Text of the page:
I used the chart in Ex. 7 for a gig I did with John Oates. It’s a quick-and-dirty arrangement of Curtis Mayfield’s “It’s Alright.” I wasn’t exactly sure what key John wanted to do it in, so I used numbers. In the key of C, it’s very easy to read. The rhythmic hits are an essential part of the song, so I wrote those in as well.
When there is an existing chart, I will quickly make my own notes and adjustments to fingerings. If the part is difficult to read on guitar, I may cheat and write some parts out quickly with tab. The chart in Ex. 8 was from a session I did with Harry Shearer, and it’s a very simple line that I doubled with bass. However, if I would have played it as written, it would have resulted in a very uninteresting guitar part. I abandoned the written line at the verse and went with a rockabilly part. Just writing out the tail end of the phrase was enough for me to know to go to the rhythm part on the verse. I’ve recreated the part so you can study the chart and follow along.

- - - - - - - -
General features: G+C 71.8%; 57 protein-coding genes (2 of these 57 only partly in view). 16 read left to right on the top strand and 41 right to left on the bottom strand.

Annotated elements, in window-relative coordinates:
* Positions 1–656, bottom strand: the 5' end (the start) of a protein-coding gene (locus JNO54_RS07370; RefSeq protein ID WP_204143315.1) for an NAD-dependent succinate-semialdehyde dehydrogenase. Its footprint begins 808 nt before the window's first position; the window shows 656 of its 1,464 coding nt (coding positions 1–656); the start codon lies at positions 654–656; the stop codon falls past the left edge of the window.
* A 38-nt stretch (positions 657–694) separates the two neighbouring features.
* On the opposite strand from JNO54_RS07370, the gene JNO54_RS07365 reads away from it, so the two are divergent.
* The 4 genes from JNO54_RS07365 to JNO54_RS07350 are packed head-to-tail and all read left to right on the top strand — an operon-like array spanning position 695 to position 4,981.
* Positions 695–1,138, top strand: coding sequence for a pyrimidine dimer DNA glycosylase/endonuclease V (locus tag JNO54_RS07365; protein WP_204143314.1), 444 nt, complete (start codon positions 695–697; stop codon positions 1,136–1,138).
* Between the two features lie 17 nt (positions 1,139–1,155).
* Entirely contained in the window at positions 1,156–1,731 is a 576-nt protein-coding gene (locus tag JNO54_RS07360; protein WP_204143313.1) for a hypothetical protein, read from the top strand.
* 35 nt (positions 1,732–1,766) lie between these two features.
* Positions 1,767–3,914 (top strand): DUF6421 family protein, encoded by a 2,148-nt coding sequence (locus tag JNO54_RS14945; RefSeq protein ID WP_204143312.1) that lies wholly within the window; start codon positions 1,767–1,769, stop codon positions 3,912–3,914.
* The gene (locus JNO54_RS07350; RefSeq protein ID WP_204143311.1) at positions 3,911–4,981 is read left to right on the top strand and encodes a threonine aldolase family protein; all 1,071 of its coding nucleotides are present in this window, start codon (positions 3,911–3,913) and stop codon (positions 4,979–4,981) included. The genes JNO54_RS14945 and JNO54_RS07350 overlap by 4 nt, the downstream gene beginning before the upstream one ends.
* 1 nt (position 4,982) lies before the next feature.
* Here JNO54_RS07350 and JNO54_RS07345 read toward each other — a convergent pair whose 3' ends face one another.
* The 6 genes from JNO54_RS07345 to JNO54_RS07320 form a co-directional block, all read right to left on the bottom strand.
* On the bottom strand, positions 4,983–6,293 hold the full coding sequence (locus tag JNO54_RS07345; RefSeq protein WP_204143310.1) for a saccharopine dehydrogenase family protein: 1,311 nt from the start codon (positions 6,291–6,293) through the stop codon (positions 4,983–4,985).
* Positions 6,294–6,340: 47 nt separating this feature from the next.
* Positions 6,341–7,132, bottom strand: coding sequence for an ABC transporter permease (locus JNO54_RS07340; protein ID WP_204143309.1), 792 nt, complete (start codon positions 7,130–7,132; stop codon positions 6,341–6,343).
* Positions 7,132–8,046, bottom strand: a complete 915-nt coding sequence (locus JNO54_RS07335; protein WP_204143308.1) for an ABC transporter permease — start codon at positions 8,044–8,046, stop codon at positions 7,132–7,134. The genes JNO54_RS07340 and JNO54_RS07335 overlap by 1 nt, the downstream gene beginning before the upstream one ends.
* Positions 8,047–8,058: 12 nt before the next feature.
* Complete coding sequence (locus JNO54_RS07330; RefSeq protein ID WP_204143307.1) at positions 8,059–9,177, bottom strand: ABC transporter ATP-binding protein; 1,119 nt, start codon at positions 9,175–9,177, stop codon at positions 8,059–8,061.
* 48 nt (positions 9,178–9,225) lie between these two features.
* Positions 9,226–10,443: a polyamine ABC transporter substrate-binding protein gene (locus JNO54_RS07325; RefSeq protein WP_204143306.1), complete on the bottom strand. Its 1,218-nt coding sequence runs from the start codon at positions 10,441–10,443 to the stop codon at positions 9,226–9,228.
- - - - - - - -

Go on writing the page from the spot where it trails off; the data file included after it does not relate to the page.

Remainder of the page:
Sometimes you don’t have the luxury of being able to write out a chart, or you don’t want to use them on the gig. There are other ways to cram for a gig as well. Once, I was working with Boz Scaggs and I had one night to learn about eight songs with very specific guitar parts. I created a playlist in iTunes and put the songs with the guitar parts isolated on endless loop and just fell asleep listening to the parts. Sounds crazy, but it worked!
I hope some of these ideas and tips will be helpful to you should you find yourself in a time-sensitive situation. Just remember: There’s more than one way to get through it, and the bottom line is, whatever works for you is usually the best way.